The Climate and Energy Justice Campaign focuses on a just energy transition from a dirty, fossil fuel based energy system to one that means clean and accessible electricity, owned by people. groundWork works with community groups to analyse and understand the impacts of South Africa’s dirty energy regime from the giant coal-fired power stations and the intensive industrial users to the homes of people who have limited or no access to electricity and who consequently burn dirty fuels indoors. Under the title of energy sovereignty, the campaign will explore democratic, sustainable and fair alternatives to the elite energy system.
The world is in crisis. The ecological crisis is globally debated through the lens of climate change; the energy crisis is understood through peak oil and the depletion of other fossil fuels. As the global hegemony of the United States weakens we have growing global political and economic instability. The crisis needs a global governance solution that is rooted in democracy and community dialogue that places pressure on national and global leaders to be accountable to the people they claim to represent.
Global temperature rise is now about 0.85˚ Celsius (C). By 2020, global temperature rise will have exceeded 1˚C. In Africa, temperature rises at 1.5 times the global average and already exceeds 1˚C. As peak oil is reached and energy prices soar, the search and utilisation of heavily polluting unconventional fossil fuels, such as coal, tar sands and gas fracking, increases. Politically, there are clear patterns of troubled democracies in oil rich nations, where oil has been a curse often fuelled by corporate interests and strong global governments who seek to entrench their global influence for resource capture.
Climate change is a reality that is already impacting on the African continent in an ever increasing manner. groundWork understands that this ecological crisis is part of the broader political and financial crisis and seeks to respond to climate change from an energy justice perspective.Therefore, the broader campaign seeks to engage people in a dialogue on climate and energy policy and help sustain and grow the climate justice movement.
groundWork works with allies in Climate Justice Now! South Africa (CJN!SA) to support a process of mobilising towards the Global Day of Action that happens during the annual Conference of the Parties (CoP) under the United Nations Framework Convention on Climate Change (UNFCCC). This work with allies is also about creating a common strategy towards sustaining a people’s assembly on climate and energy as a counter-narrative to the failing UN climate negotiations. As well as interrogating South Africa’s climate policy, groundWork will coordinate a process to monitor the role of the BASIC group in the climate negotiations.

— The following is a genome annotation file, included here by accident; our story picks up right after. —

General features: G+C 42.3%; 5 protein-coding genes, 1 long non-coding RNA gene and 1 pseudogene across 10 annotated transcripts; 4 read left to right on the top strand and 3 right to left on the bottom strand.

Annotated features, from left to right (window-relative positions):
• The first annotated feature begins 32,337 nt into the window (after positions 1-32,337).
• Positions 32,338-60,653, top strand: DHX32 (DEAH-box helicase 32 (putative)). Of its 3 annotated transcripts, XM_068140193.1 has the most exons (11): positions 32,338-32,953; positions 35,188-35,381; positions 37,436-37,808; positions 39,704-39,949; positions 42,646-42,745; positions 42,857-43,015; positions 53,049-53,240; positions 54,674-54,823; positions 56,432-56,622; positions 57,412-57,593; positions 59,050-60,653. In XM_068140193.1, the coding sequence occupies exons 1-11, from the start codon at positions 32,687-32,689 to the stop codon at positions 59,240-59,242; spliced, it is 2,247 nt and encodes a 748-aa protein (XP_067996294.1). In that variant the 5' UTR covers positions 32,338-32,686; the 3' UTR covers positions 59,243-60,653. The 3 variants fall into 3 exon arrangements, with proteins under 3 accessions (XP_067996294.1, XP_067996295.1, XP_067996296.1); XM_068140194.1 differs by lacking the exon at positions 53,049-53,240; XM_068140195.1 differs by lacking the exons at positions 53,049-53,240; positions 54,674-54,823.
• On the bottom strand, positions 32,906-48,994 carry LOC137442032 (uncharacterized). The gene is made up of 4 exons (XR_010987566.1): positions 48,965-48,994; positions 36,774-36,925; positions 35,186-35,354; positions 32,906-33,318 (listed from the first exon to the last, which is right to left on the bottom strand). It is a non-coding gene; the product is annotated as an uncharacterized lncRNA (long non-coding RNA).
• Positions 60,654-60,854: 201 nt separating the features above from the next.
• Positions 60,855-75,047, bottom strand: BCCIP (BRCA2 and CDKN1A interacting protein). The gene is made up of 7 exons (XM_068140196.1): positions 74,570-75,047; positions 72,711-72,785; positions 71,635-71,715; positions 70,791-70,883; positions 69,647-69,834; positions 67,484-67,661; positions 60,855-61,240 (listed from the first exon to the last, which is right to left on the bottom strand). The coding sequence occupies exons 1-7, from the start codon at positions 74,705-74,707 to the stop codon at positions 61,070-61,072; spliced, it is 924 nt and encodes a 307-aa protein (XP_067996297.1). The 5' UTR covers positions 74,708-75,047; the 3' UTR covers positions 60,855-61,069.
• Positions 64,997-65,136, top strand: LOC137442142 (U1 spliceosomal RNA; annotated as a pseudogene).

South Africa’s apartheid regime was dependent on the cheap extraction of coal, to provide cheap energy for the export focused mining industry. This has been Eskom’s – the South African para-statal energy utility – mandate ever since 1928. South Africa is the 11th largest emitter of greenhouse gases globally, producing 42% of Africa’s carbon dioxide. What this means is that industry, commerce and transport consume about 75% of all energy produced in South Africa, and in particular BHP Billiton, the multi-national mining giant, consumed 11% of South Africa’s electricity produced in 2006 at below cost price.
Whilst residential use in South Africa accounts for only 16% of electricity consumed, most is used by the richest 40% of the population, whilst 20% of South Africans are ‘energy poor’, without access to electricity. An estimated four million homes burn coal, paraffin and biomass indoors. The pollution from South Africa’s energy system results in a R4 billion health cost to the state and a loss of nine working days per worker each year. Residents pay up to seven times more for their electricity than major corporations.
The South African government has gone to the world’s financial institutions to expand their carbon economy. These include loans of more than 5 billion US dollars from the World Bank and the African Development Bank (with European support), and recently 800 million US dollars from the Export-Import Bank of the US. This is to build Medupi and Kusile, two of the world’s largest coal-fired power stations, further entrenching South Africa’s coal economy, adding up to 70 million tons of carbon dioxide per annum produced by South Africa, and increasing the global impacts of climate change. This will place strain on the South African economy and especially the poor as Eskom seeks to service this debt over the next decades. If Eskom was serious about energy poverty and provided all its customers with the mandated 200 kilowatts per hour free basic electricity, South Africa would only need 17% of Medupi’s capacity and would not need Kusile at all.
South Africa is a powerful African global role player. Disappointingly, it has not using this power to secure a fair climate and energy deal for Africa globally. South Africa was at the table when the Copenhagen Accord was undemocratically agreed upon between the US, Europe and the (Brazil, Russia, India and China) BRIC countries, making mandatory reductions proposed by the Kyoto Protocol unlikely.